Changing Binary File Descriptions?


I cannot seem to find any useful answer to the simple & straightforward question of how one changes the file descriptions specifically for binary files in a listing. For text-based files, it seems one has to make changes to the file itself before one is able to commit a change to the file’s description. If this is the only way, it seems very clunky and awkward.

With binary files, there’s no option to edit these on GH itself, so if it is possible to change the description, how is this done? I tried searching for an answer but was not able to locate anything even vaguely useful. Detailed step-by-step instructions would be very much appreciated, assuming what I ask is even possible (which it should be).


:wave: Welcome!

I’m afraid those are commit messages and not file descriptions - which might be the misunderstanding here.

Commit messages are editable when you are uploading the files but if you are uploading assets such as images and binaries instead of text files then unfortunately there is no way to edit the commit message after the fact. As you note, text files do present the option of rewriting your commit history (although this is rarely recommended).

Git was primarily created to manage and version text files, and so there are some discrepancies in how other file types are handled.

You can use the git command line or a local GUI of your choice to make the commit, and set the commit message while doing so. Then push the commits to Github.

Unlike its successor, this answer makes sense to me, thanks.

Bottom line: It can be done but it’s cumbersome and not recommended practice. Got it. I will be more careful going forward.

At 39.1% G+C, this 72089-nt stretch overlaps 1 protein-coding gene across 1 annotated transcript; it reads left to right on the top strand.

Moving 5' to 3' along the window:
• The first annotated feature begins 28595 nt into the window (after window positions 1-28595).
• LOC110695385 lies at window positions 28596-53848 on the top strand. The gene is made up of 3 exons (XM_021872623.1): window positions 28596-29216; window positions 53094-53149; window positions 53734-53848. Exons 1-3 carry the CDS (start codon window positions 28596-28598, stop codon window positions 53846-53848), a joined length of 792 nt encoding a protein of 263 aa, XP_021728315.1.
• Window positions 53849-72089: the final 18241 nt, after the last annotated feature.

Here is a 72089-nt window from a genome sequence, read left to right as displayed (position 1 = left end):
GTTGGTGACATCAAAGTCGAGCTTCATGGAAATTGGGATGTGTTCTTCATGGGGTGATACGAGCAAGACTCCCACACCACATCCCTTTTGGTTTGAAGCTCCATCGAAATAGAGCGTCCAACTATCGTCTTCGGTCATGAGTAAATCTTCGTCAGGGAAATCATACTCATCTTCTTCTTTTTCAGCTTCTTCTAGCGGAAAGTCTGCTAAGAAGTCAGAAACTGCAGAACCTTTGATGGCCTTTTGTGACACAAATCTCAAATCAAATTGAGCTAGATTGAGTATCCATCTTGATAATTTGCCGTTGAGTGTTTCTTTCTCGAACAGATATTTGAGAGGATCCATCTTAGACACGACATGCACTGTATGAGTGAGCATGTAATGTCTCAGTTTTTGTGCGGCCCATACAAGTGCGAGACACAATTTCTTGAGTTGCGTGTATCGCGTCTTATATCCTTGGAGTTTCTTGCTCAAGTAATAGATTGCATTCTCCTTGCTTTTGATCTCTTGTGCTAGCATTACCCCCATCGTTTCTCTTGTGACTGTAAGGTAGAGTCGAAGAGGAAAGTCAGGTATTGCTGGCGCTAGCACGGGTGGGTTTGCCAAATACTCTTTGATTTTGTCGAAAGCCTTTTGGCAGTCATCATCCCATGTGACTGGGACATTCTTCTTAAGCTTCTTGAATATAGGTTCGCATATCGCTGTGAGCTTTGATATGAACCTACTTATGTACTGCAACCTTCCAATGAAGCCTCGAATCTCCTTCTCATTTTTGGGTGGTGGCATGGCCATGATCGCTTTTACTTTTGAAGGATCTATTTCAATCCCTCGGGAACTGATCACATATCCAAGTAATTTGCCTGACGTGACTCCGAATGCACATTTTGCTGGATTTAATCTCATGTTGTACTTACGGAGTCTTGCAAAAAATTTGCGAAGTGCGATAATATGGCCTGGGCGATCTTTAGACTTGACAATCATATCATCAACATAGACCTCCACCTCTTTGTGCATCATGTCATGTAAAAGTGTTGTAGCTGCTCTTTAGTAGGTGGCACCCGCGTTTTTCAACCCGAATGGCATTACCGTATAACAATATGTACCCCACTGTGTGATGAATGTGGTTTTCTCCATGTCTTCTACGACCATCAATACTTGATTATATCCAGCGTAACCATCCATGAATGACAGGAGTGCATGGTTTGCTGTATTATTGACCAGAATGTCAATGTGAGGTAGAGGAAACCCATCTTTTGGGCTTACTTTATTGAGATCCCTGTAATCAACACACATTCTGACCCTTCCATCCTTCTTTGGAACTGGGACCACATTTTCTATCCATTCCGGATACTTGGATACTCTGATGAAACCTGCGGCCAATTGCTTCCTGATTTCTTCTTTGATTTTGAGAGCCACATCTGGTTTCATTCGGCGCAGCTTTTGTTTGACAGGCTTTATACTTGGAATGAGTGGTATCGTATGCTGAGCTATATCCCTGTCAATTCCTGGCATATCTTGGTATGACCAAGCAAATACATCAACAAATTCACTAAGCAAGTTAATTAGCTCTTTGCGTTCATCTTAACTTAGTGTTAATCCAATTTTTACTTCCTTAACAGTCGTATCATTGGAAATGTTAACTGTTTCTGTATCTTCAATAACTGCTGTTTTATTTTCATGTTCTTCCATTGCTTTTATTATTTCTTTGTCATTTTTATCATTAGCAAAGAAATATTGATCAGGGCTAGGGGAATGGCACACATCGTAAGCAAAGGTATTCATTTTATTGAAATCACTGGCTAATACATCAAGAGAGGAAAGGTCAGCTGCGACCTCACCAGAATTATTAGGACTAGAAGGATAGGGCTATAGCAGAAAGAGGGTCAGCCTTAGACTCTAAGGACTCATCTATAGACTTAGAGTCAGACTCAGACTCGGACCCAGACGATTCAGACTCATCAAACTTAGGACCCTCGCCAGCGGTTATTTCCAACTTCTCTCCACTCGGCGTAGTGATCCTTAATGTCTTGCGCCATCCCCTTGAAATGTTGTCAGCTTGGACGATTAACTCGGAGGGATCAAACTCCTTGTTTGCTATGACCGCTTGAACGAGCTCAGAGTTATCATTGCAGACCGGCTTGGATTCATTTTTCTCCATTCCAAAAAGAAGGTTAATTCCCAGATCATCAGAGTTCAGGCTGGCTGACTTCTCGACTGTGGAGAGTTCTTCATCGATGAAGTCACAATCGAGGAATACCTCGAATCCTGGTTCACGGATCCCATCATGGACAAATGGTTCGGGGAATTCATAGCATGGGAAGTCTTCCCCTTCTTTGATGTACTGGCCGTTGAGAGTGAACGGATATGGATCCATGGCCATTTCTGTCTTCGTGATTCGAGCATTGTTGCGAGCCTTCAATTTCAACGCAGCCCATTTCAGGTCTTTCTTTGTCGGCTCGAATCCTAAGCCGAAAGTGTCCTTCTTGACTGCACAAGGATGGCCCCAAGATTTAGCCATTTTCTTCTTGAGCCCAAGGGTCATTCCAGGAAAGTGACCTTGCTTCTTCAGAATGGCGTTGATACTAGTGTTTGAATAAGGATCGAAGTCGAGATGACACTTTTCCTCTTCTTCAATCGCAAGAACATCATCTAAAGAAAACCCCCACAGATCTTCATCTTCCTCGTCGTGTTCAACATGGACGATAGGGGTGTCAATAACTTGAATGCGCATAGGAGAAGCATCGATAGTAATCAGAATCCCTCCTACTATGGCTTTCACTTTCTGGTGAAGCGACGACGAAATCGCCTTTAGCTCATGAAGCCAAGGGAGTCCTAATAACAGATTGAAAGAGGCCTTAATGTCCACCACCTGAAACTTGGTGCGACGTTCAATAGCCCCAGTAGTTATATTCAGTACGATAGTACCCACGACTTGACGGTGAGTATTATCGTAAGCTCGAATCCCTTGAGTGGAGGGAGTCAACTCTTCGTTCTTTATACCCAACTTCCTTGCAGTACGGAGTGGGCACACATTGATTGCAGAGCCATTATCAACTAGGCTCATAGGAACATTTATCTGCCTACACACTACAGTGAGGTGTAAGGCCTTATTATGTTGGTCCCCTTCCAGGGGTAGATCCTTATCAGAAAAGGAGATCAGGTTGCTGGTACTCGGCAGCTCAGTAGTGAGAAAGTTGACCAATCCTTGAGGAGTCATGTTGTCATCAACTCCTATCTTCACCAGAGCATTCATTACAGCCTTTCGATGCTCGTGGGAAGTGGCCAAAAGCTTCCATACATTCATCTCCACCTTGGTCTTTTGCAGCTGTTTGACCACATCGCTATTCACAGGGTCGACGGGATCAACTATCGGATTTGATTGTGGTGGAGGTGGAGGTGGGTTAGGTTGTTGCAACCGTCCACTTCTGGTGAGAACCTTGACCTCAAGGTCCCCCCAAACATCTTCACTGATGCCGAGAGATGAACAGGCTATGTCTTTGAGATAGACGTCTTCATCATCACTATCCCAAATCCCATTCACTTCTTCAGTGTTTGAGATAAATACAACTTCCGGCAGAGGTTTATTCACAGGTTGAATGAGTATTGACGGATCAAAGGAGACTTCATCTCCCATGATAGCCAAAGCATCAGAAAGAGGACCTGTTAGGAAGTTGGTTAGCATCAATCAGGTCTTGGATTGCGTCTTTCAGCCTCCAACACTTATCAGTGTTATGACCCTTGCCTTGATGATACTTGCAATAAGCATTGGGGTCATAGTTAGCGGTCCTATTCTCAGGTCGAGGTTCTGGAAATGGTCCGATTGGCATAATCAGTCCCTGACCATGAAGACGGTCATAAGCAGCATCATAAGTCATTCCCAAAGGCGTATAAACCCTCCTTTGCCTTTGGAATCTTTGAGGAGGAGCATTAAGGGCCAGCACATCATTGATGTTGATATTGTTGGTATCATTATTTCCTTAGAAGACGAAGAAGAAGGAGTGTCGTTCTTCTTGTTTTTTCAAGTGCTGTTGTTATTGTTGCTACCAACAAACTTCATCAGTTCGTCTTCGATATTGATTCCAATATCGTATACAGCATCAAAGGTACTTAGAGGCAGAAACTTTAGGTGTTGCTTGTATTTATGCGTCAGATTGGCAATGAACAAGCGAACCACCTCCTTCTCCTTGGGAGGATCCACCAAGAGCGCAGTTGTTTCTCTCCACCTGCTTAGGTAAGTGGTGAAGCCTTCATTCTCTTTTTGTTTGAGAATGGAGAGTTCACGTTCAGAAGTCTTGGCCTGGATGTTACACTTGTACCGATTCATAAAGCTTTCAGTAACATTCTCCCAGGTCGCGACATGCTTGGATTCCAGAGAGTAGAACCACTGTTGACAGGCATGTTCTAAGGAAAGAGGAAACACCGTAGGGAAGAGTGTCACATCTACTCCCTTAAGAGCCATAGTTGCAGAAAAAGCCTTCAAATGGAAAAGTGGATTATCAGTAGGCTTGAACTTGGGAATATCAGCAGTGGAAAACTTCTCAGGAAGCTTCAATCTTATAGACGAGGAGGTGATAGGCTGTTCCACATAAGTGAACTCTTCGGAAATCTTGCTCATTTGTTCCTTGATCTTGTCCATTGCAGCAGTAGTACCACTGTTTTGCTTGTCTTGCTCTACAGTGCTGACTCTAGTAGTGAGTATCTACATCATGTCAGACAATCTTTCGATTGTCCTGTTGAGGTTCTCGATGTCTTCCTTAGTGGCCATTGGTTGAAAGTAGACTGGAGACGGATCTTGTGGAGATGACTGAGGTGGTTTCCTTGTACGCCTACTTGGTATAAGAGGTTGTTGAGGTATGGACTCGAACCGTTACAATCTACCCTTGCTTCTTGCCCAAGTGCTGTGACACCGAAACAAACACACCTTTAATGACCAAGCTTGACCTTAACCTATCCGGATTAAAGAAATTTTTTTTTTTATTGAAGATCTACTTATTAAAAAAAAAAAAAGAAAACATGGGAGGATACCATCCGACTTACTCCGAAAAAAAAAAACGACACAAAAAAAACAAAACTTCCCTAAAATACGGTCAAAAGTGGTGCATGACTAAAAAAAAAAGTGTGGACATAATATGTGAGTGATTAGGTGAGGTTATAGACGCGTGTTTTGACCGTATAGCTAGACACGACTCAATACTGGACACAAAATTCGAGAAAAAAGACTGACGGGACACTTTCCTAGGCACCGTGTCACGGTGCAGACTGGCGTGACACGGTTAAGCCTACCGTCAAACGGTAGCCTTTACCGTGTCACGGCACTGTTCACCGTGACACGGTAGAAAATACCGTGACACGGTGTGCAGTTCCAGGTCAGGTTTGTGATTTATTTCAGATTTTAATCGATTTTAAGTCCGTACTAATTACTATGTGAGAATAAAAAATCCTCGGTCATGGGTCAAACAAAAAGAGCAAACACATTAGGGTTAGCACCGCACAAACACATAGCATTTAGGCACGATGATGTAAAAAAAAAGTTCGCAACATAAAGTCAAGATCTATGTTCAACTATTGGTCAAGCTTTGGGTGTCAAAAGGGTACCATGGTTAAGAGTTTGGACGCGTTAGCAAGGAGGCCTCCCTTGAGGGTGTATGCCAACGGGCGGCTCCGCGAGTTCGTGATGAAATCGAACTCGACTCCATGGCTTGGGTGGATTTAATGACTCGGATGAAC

Thanks again.

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Thanks for your attempt to clarify, but I’m new to GH, so you may as well be speaking a foreign language.

“Git command line,” “local GUI of your choice,” and “push the commits to Github.” Qu’est-ce que c’est? I know of command lines and GUIs but what’s missing are detailed step-by-step instructions about what this means and how to do it.

Github is build on a version control system called git. Github adds a lot of stuff beyond version control, but the web interface exposes only a small subset of the operations git supports. You’ll have to install git on your computer to use those. The command line tool git is kind of the default way to use git, but there are also GUIs if that’s what you prefer.

A commit is an entry in the git history, which adds/modifies/deletes any number of files and has an associated description (which is the thing you want to change).

If you modify a git repository locally, pushing is what gets it to Github (or some other place).

For an introduction to git, check:

Chapter 2 is the most important part.